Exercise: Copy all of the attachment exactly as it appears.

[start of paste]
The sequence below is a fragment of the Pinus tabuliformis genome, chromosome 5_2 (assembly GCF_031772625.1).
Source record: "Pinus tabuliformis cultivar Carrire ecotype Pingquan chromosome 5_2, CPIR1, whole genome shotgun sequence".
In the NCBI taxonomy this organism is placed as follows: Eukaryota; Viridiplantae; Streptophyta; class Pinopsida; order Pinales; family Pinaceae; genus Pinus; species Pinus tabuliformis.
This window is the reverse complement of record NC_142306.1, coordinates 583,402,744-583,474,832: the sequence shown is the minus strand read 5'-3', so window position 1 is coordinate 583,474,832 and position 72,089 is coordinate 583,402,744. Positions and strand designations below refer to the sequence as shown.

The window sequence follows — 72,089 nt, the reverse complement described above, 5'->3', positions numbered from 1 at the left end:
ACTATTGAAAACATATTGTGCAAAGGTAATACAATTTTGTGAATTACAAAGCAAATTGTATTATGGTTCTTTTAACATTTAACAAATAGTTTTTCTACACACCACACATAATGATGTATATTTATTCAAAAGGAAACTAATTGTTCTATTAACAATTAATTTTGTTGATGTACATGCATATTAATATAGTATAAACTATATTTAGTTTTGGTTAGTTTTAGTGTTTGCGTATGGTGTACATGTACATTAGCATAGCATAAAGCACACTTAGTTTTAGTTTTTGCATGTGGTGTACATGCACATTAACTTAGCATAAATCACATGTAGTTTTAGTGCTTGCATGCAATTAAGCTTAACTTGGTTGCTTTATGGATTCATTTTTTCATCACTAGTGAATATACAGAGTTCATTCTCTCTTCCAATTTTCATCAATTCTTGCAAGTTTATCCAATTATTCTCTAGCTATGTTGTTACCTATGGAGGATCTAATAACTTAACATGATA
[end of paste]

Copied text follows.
The sequence below is a fragment of the Pinus tabuliformis genome, chromosome 5_2 (assembly GCF_031772625.1).
Source record: "Pinus tabuliformis cultivar Carrire ecotype Pingquan chromosome 5_2, CPIR1, whole genome shotgun sequence".
In the NCBI taxonomy this organism is placed as follows: Eukaryota; Viridiplantae; Streptophyta; class Pinopsida; order Pinales; family Pinaceae; genus Pinus; species Pinus tabuliformis.
This window is the reverse complement of record NC_142306.1, coordinates 583,402,744-583,474,832: the sequence shown is the minus strand read 5'-3', so window position 1 is coordinate 583,474,832 and position 72,089 is coordinate 583,402,744. Positions and strand designations below refer to the sequence as shown.

The window sequence follows — 72,089 nt, the reverse complement described above, 5'->3', positions numbered from 1 at the left end:
ACTATTGAAAACATATTGTGCAAAGGTAATACAATTTTGTGAATTACAAAGCAAATTGTATTATGGTTCTTTTAACATTTAACAAATAGTTTTTCTACACACCACACATAATGATGTATATTTATTCAAAAGGAAACTAATTGTTCTATTAACAATTAATTTTGTTGATGTACATGCATATTAATATAGTATAAACTATATTTAGTTTTGGTTAGTTTTAGTGTTTGCGTATGGTGTACATGTACATTAGCATAGCATAAAGCACACTTAGTTTTAGTTTTTGCATGTGGTGTACATGCACATTAACTTAGCATAAATCACATGTAGTTTTAGTGCTTGCATGCAATTAAGCTTAACTTGGTTGCTTTATGGATTCATTTTTTCATCACTAGTGAATATACAGAGTTCATTCTCTCTTCCAATTTTCATCAATTCTTGCAAGTTTATCCAATTATTCTCTAGCTATGTTGTTACCTATGGAGGATCTAATAACTTAACATGATA